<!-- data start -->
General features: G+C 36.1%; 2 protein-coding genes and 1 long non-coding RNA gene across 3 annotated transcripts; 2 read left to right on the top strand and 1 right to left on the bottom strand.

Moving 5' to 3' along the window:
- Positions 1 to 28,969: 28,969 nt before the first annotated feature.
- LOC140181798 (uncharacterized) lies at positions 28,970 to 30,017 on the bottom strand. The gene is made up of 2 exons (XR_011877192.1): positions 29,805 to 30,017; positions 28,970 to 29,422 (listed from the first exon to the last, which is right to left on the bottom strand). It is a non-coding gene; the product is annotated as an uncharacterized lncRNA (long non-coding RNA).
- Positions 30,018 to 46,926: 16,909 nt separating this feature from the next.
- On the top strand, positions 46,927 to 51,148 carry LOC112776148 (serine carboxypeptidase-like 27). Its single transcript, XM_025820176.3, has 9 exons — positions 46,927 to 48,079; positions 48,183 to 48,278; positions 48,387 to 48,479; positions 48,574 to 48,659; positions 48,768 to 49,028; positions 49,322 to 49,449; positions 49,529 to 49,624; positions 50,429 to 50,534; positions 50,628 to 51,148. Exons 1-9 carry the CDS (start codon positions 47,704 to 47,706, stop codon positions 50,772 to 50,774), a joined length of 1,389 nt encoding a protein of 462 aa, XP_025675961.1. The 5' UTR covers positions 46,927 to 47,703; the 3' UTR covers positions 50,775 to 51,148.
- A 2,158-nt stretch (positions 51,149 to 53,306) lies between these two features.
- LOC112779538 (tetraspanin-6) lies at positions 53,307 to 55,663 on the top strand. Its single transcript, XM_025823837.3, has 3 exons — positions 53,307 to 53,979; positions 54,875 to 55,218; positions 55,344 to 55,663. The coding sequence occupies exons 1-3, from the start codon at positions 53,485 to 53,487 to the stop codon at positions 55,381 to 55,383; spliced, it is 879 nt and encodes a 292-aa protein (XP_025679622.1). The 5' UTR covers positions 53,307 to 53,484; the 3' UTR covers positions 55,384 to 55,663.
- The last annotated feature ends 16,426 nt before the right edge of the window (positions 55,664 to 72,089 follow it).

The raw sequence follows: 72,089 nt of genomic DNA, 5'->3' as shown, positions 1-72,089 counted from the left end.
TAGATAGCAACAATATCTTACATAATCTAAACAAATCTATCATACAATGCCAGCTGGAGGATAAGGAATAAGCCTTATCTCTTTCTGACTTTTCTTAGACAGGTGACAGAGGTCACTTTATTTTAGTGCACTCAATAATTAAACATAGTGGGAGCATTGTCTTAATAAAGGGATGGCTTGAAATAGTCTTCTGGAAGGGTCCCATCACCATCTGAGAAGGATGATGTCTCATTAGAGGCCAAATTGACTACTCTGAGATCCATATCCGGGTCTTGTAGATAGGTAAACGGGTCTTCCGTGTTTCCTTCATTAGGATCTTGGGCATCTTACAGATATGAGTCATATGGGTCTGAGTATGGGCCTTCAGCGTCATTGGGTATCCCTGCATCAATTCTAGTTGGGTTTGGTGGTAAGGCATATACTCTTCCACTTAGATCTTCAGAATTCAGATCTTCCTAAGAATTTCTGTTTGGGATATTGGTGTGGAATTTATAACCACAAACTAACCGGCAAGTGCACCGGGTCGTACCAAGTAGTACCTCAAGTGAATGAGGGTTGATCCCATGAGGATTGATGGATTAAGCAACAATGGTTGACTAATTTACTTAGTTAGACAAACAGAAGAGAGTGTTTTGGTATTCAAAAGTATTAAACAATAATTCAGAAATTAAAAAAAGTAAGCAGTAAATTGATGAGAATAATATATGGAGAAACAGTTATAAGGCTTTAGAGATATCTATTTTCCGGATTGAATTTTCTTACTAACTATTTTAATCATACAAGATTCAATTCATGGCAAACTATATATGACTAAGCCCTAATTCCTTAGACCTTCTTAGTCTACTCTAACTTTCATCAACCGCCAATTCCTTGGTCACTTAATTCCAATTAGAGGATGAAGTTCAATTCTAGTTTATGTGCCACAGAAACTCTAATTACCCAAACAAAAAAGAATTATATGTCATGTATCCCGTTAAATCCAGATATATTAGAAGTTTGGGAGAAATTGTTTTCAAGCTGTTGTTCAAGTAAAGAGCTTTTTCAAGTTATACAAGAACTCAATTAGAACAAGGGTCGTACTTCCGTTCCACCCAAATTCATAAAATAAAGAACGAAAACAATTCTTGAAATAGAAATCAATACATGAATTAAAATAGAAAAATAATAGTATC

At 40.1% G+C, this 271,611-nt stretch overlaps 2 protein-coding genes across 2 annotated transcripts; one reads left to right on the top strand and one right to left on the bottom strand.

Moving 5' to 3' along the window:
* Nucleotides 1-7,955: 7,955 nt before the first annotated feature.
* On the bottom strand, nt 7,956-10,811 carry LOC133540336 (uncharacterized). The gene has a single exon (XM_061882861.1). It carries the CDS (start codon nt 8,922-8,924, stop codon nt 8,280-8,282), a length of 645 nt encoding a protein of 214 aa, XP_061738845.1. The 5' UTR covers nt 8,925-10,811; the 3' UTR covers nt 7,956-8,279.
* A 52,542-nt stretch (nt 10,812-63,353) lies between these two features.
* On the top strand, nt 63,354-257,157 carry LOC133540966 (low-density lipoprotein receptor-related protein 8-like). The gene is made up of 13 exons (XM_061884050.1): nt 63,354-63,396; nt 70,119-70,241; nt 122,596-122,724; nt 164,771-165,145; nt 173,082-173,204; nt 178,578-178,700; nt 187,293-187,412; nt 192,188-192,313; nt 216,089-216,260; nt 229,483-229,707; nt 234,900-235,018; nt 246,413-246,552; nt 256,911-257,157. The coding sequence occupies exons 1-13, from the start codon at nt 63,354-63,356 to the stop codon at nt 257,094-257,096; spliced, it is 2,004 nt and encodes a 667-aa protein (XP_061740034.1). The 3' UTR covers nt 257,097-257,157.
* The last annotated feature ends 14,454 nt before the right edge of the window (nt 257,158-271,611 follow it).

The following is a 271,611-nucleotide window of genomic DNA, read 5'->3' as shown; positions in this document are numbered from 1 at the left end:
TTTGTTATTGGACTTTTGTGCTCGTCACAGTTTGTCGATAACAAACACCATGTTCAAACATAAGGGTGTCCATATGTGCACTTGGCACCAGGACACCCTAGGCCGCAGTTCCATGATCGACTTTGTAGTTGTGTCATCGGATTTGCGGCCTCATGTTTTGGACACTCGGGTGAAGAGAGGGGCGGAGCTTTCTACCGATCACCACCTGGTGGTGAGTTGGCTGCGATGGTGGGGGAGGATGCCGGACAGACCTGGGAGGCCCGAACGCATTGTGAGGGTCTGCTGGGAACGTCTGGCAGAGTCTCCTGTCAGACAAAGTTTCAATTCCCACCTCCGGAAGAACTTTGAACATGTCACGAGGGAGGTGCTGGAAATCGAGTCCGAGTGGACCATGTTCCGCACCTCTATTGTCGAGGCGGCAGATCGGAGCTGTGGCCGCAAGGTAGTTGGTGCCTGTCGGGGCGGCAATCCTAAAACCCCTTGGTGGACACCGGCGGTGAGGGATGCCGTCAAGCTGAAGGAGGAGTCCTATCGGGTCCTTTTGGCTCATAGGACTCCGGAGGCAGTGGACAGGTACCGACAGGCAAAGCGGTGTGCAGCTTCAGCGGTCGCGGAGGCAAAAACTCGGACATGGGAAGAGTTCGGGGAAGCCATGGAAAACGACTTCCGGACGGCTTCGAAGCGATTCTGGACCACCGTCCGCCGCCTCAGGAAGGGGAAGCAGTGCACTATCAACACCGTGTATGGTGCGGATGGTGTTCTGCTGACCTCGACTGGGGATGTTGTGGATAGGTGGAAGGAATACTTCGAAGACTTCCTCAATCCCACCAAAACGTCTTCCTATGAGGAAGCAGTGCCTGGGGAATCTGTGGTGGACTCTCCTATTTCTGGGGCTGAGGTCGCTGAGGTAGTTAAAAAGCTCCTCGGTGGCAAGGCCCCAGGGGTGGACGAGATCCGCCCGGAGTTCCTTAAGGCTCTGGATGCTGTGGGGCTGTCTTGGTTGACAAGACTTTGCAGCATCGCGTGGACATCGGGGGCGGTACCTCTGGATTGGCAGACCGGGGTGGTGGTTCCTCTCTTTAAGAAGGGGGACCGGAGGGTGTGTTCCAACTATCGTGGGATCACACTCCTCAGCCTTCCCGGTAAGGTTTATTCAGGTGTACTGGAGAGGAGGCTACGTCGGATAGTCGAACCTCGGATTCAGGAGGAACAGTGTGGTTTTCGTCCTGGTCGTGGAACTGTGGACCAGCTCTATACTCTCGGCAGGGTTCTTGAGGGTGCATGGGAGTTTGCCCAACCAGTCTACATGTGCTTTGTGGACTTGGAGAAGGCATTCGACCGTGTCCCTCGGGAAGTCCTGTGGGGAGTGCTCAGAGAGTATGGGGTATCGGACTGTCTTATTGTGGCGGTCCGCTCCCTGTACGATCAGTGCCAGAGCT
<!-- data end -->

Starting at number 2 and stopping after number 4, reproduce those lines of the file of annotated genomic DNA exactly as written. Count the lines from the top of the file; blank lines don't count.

Moving 5' to 3' along the window:
- Positions 1 to 28,969: 28,969 nt before the first annotated feature.
- LOC140181798 (uncharacterized) lies at positions 28,970 to 30,017 on the bottom strand. The gene is made up of 2 exons (XR_011877192.1): positions 29,805 to 30,017; positions 28,970 to 29,422 (listed from the first exon to the last, which is right to left on the bottom strand). It is a non-coding gene; the product is annotated as an uncharacterized lncRNA (long non-coding RNA).